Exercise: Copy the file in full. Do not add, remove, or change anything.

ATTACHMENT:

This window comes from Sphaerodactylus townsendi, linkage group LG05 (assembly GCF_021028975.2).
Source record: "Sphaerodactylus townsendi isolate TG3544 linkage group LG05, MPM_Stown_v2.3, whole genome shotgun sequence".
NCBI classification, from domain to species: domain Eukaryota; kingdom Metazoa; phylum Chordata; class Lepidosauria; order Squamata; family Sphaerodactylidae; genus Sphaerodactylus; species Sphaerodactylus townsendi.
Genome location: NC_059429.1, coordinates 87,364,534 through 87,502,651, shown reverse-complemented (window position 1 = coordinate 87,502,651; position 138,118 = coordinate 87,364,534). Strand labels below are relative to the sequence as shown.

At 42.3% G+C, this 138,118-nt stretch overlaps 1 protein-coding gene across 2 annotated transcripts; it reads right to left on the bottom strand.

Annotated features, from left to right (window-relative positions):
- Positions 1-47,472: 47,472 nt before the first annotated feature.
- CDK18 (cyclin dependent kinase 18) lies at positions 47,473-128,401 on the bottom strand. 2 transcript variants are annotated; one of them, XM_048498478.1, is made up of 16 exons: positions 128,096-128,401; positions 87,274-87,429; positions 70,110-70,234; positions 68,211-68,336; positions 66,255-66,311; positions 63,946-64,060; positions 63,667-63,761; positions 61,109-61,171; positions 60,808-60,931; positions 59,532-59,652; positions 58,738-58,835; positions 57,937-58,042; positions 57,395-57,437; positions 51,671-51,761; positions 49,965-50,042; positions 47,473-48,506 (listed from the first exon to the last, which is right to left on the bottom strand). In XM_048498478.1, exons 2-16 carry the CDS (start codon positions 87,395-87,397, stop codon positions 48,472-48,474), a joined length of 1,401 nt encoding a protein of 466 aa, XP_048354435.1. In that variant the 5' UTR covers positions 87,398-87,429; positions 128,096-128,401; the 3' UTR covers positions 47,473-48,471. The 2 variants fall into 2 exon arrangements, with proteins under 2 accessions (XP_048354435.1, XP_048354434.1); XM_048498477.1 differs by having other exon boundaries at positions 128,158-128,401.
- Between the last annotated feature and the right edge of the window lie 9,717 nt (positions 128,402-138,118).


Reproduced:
This window comes from Sphaerodactylus townsendi, linkage group LG05 (assembly GCF_021028975.2).
Source record: "Sphaerodactylus townsendi isolate TG3544 linkage group LG05, MPM_Stown_v2.3, whole genome shotgun sequence".
NCBI classification, from domain to species: domain Eukaryota; kingdom Metazoa; phylum Chordata; class Lepidosauria; order Squamata; family Sphaerodactylidae; genus Sphaerodactylus; species Sphaerodactylus townsendi.
Genome location: NC_059429.1, coordinates 87,364,534 through 87,502,651, shown reverse-complemented (window position 1 = coordinate 87,502,651; position 138,118 = coordinate 87,364,534). Strand labels below are relative to the sequence as shown.

At 42.3% G+C, this 138,118-nt stretch overlaps 1 protein-coding gene across 2 annotated transcripts; it reads right to left on the bottom strand.

Annotated features, from left to right (window-relative positions):
- Positions 1-47,472: 47,472 nt before the first annotated feature.
- CDK18 (cyclin dependent kinase 18) lies at positions 47,473-128,401 on the bottom strand. 2 transcript variants are annotated; one of them, XM_048498478.1, is made up of 16 exons: positions 128,096-128,401; positions 87,274-87,429; positions 70,110-70,234; positions 68,211-68,336; positions 66,255-66,311; positions 63,946-64,060; positions 63,667-63,761; positions 61,109-61,171; positions 60,808-60,931; positions 59,532-59,652; positions 58,738-58,835; positions 57,937-58,042; positions 57,395-57,437; positions 51,671-51,761; positions 49,965-50,042; positions 47,473-48,506 (listed from the first exon to the last, which is right to left on the bottom strand). In XM_048498478.1, exons 2-16 carry the CDS (start codon positions 87,395-87,397, stop codon positions 48,472-48,474), a joined length of 1,401 nt encoding a protein of 466 aa, XP_048354435.1. In that variant the 5' UTR covers positions 87,398-87,429; positions 128,096-128,401; the 3' UTR covers positions 47,473-48,471. The 2 variants fall into 2 exon arrangements, with proteins under 2 accessions (XP_048354435.1, XP_048354434.1); XM_048498477.1 differs by having other exon boundaries at positions 128,158-128,401.
- Between the last annotated feature and the right edge of the window lie 9,717 nt (positions 128,402-138,118).